By Tendar Tsering
Tenzin Phuntsok in an undated photo. (Photo/RFA)
DHARAMSHALA, December 9: Tenzin Phuntsok, 46, who set himself ablaze on December 1 in Chamdo, Tibet, passed away in a Chinese military hospital on Tuesday. Due to heavy security around the hospital and official restrictions in Chamdo, local Tibetans came to know of Tenzin Phuntsok’s death only yesterday.
Reports also indicate that Tenzin Phuntsok’s wife Dolma, who went missing after the self-immolation, has been arrested by Chinese security personnel.
News of Tenzin Phuntsok’s death comes days after Chinese state media, the China Daily last Friday reported that the former monk was in a stable condition.
According to latest reports, Chinese officials are yet to hand over the body of Tenzin Phuntsok to his family.
Speaking to Phayul, Geshe Monlam Tharchin, a member of the Dharamshala based Tibetan Parliament-in-Exile made the revelations.
"This morning, when contacted, we came to know that the family has not yet gained possession over Tenzin Phuntsok’s body to conduct the final rituals," Geshe Tharchin said.
Accusing China of drumming up “fake stories” relating to the causes behind Tenzin Phuntsok’s self-immolation, Geshe Tharchin said that “even in his final moments” the deceased’s family members were barred from visiting him in the hospital.
"Chinese officials are faking stories in the media saying that Tenzin Phuntsok committed “suicide” for individual interests but the fact is that he burned himself calling for freedom in Tibet," Geshe Tharchin said.
"People around him, those who witnessed the self-immolation clearly heard that he was shouting freedom slogans while fire was consuming his body".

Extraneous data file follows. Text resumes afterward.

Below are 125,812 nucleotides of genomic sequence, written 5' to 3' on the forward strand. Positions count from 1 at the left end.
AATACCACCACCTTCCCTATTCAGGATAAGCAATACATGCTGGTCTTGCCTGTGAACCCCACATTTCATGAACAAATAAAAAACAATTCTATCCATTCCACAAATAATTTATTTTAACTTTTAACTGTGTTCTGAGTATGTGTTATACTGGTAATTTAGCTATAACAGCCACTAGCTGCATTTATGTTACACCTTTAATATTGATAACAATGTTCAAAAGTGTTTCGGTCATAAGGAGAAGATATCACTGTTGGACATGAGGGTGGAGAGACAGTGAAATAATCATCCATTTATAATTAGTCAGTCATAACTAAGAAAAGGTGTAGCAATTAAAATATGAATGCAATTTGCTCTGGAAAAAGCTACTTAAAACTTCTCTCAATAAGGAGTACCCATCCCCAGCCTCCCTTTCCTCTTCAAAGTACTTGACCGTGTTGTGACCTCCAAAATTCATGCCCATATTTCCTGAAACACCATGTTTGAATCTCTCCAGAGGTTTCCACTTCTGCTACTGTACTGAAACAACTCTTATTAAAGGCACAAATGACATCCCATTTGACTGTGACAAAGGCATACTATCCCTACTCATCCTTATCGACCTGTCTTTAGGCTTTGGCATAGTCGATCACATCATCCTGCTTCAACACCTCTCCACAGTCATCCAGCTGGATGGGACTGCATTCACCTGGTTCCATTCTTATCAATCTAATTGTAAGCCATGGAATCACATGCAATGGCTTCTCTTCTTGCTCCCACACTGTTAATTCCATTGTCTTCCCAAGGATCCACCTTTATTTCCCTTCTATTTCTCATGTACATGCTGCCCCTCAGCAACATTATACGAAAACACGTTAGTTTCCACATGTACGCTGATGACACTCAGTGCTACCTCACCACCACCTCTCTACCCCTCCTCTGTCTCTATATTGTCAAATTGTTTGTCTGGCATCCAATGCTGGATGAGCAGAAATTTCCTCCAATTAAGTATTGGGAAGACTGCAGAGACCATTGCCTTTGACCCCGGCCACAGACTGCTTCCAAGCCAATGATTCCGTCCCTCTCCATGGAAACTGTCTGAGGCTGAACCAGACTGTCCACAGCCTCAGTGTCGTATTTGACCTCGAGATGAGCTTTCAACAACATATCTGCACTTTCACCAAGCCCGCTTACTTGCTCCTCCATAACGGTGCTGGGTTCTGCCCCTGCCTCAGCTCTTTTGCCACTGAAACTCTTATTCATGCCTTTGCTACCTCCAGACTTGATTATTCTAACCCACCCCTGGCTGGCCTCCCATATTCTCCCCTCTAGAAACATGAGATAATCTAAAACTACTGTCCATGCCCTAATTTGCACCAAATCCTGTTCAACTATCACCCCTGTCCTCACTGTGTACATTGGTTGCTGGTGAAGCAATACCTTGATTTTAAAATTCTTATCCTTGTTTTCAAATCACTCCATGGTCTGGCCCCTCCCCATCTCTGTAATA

On December 1, Tenzin Phuntsok doused himself in gasoline and set himself on fire protesting China’s continued occupation of Tibet. Eyewitnesses later confirmed that Tenzin Phuntsok was in a very serious condition with one of his arms nearly torn apart.
Tenzin Phuntsok was a former monk at the Karma monastery in Chamdo, Tibet.
The entire Chamdo region, especially the Karma monastery have been facing increased repression after unconfirmed reports emerged of a bomb blast at a Chinese government building in Chamdo on October 26.
Although no casualties were reported following the blast, the Karma monastery was locked down and strict restrictions were placed on its monks. RFA
quoted local Tibetans as saying that 70 monks of Karma monastery were detained, while over 40 monks escaped from the monastery into the hills. The current whereabouts of the detained monks remain unknown.
Before setting himself on fire, Tenzin Phuntsok had distributed leaflets expressing his solidarity with the detained monks and criticising Chinese rule.
“When … monks and nuns suffer so much under detention with beatings and excruciating interrogations, I would prefer to die than remain alive,” read one leaflet.
“How can we trust this totalitarian who forbids us from practicing our Buddhism? Mere thinking about those … monks is futile. We should rise up.”
Tenzin Phuntsok is survived by his wife and three young children.